KATZENBERG, JEFFREY – SHREK THE THIRD
THE BOSS OF THE MOVIE – IN THERAPY
Jeffrey Katzenberg is the head of Dreamworks – he is no longer credited as a
producer of any kind on Shrek The Third – he’s just The Boss, as he tells Andrew
L. Urban in an interview that canvasses everything from the irony of his
impatient nature while working in time-consuming animation, to how he gets his
therapy during interviews like this one.
For one of the world’s most powerful movie makers, Jeffrey Katzenberg is a
surprisingly compact figure, but expensively groomed, with hand made black
leather slip ons, charcoal grey slacks with cuffs, fitting dark T shirt and a
head that’s (prematurely) designer almost-bald, completed by fine rimmed
glasses. And a billion dollar smile (which comes with its own bank account). He
displays the kind of professionalism and courtesy that gives him the aura of
noblesse; he is so successful he doesn’t have to be a brat. In a spectacularly
successful 35 year career, Katzenberg has made commercial hits and creative
successes. Now the CEO of publicly listed Dreamworks, he is arguably the one
true independent Movie Mogul, in a studio landscape that is full of corporate
ownerships. He doesn’t wear a suit.
We meet in a sundrenched harbourside hotel room (of the expensive kind, at the
Park Hyatt) with the sails of the Sydney Opera House reflecting sunlight into
the sophisticated ambiance. He is on time, what’s more, and he sits at the
writing desk, placing his phone and some papers nearby. (Sure enough, a call
from Holwyood interrupts us about 3 minutes into the interview, but he offers to
In an adjacent room, Cameron Diaz is handling tabloid questions, as the duo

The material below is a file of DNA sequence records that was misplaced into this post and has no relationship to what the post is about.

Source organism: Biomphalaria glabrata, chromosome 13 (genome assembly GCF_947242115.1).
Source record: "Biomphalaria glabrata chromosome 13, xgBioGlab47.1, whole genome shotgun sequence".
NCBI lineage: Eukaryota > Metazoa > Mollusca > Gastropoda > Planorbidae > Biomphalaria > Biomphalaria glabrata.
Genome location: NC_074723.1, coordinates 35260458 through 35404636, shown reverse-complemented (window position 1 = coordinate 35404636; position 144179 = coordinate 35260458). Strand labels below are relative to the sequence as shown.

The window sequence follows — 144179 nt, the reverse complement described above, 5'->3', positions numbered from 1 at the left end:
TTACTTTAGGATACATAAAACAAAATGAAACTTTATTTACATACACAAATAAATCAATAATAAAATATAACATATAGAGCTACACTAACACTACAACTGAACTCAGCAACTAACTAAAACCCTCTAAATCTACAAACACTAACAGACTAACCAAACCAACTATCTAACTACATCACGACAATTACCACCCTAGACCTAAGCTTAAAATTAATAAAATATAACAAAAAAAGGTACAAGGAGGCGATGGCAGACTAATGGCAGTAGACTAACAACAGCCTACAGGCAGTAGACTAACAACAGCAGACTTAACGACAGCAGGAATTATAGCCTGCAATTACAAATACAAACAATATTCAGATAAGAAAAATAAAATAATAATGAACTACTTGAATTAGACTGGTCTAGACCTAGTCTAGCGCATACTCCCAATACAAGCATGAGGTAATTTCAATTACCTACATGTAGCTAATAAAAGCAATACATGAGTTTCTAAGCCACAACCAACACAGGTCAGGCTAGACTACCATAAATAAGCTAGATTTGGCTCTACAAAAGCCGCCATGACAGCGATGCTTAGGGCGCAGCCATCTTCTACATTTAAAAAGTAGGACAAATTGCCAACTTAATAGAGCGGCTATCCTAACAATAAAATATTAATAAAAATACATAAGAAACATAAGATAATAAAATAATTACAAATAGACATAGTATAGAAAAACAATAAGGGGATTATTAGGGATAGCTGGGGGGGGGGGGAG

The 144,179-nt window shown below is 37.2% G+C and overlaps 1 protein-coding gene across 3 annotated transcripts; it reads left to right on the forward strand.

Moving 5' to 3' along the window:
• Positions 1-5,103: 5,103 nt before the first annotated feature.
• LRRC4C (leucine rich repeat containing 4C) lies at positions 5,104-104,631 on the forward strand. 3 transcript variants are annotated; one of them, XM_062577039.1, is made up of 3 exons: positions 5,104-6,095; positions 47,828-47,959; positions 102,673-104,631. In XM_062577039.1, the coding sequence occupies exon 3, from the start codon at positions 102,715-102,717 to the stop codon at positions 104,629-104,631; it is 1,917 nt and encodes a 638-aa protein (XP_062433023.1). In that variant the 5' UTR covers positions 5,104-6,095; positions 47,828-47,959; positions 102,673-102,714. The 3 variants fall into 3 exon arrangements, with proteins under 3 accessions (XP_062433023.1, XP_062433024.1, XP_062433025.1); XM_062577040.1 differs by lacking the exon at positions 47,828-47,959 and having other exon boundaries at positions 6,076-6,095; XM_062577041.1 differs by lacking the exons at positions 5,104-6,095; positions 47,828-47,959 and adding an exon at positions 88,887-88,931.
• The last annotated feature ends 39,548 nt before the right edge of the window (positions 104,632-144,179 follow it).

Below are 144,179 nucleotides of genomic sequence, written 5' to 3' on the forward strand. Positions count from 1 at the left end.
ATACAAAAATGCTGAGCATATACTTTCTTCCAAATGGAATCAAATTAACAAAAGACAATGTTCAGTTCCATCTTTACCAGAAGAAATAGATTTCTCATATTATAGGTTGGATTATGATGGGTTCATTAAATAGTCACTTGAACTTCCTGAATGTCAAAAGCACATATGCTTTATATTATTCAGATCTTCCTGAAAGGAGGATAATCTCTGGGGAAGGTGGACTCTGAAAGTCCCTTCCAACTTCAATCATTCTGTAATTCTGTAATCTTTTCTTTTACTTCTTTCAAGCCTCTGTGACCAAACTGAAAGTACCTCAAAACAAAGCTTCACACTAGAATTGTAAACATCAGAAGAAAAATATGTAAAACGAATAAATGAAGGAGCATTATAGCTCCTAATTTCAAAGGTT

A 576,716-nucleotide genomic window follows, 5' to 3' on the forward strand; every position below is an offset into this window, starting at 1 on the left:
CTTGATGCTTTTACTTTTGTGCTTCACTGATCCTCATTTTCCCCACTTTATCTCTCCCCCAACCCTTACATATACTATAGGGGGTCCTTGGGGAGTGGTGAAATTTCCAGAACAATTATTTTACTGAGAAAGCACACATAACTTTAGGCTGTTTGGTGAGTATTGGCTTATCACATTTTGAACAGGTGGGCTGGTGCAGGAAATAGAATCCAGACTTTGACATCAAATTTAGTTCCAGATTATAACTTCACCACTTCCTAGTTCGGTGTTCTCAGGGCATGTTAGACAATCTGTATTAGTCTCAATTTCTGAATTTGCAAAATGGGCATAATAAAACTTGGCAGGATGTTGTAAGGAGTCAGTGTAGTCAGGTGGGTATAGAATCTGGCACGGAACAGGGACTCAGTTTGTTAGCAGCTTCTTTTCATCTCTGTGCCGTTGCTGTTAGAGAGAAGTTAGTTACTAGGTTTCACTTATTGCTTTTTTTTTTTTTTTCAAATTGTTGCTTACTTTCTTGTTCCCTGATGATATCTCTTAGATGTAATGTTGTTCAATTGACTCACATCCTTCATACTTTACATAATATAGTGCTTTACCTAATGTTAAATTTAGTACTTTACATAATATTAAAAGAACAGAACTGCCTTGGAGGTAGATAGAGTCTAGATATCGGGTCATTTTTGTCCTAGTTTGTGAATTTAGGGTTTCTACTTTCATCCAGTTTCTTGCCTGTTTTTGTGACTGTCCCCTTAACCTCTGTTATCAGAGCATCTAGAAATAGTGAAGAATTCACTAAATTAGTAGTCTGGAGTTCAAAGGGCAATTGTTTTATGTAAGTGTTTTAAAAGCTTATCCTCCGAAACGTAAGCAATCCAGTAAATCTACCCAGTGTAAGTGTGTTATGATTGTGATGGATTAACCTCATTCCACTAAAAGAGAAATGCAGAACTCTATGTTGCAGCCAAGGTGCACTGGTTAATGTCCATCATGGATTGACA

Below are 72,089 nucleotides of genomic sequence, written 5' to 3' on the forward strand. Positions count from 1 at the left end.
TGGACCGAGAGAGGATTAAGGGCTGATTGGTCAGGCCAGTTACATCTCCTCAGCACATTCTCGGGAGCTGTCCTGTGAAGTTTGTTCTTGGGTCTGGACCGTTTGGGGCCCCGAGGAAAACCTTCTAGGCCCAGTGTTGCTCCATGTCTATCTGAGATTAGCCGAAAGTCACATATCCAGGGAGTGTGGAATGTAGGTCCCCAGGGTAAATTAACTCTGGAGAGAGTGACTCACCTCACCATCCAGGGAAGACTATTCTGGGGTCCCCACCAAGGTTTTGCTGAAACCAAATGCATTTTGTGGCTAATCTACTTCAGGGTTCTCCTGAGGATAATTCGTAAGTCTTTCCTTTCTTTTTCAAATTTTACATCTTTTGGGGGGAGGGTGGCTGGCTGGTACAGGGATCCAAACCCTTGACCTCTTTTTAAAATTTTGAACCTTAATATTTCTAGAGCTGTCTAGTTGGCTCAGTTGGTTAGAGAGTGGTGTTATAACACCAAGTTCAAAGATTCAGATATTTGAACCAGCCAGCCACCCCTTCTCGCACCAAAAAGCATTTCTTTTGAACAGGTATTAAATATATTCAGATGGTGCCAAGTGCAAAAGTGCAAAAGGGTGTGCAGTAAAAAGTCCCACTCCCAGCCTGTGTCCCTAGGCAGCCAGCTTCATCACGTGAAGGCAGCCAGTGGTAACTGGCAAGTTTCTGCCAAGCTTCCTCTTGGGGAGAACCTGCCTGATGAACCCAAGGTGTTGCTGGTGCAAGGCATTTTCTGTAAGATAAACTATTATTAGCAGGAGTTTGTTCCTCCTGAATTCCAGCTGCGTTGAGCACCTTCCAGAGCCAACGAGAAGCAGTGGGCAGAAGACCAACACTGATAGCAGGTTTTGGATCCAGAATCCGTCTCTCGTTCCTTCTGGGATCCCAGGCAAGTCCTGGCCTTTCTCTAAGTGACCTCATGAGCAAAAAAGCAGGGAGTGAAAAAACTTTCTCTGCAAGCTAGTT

spruik Shrek The Third on a junket that precedes the film’s worldwide release.
We begin by noting how it seems only yesterday that I was talking to him at the
Cannes Film Festival, where Shrek first came into this movie world with a
historic festival premiere. Now we’re taking about Shrek 3 – will there really
be 98 films as Cameron Diaz joked when asked if she would do more?
The answer is no: there are 5 chapters to the Shrek saga, though, so two more
are due. “That’s another six years ... it’ll be 17 years total spent on Shrek
when we’re finished.” Not bad for an impatient man. “Yes, I know … if you look
up the dictionary, you’ll see the definition of the word irony,” he quips. “It
says: Jeffrey Katzenberg making animated movies.”
But Katzenberg, who produced the first, no longer takes a credit on the film.
He’s just The Boss of the studio. “I’m more of an editor than a creator. I give
the team the benefit of my mistakes…”
Katzenberg goes on in this vein, praising the efforts of the entire team. He
likens his own progress to a football team, in fact. “At the start, I was on the
field every day. I was the striker. Then I became the coach as the creative team
grew and became stronger, and now I’m in the owner’s box.” The big drawback in
that position (not having a producer credit), a regret he openly admits, is that
he can no longer to aspire to personally win an Academy Award, “this industry’s
"I’m a vacationaholic – I don’t regard what I do as
But he still loves his job; he gets up at dawn and has a punishing schedule.
When I suggest he may be labelled a workaholic, he says that’s not accurate.
“I’m a vacationaholic – I don’t regard what I do as work.” Neither does he know
where his good instincts come from, nor what is his special talent, although he
does mention instinct as a key characteristic for a producer.
What he doesn’t like is “when it doesn’t work!” The high point is “standing at
the back of the cinema, hearing the crowd roaring with laughter – that’s the
greatest reward in the world.
Hear the rest of what Katzenberg has to say – including the films of which he is
most proud and why, plus how he feels he’s getting his therapy via interviews
like this one.
Published June 7, 2007
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Jeffrey Katzenberg with Cameron Diaz in Sydney
Audio File 1; Audio File 2
SHREK THE THIRD – Australian release: June 7, 2007
Director Chris Miller.
With his new father-in-law (now a frog by curse) King Harold (voice of John
Cleese) dying, Shrek (Mike Myers) is promoted to heir of the throne of Far, Far
Away. Not ready to give up his beloved swamp, Shrek recruits his friends Donkey
(Eddie Murphy) and Puss in Boots (Antonio Banderas) to install the forgotten
nobody and (vaguely second in line) Artie (Justin Timberlake) as the new king.
Meanwhile the jilted and bitter Prince Charming (Rupert Everett) plots a coup
d’etat - but Princess Fiona (Cameron Diaz) rallies a band of royal girlfriends
to thwart that plan, with all of them having to make one final super fight to
seize the day.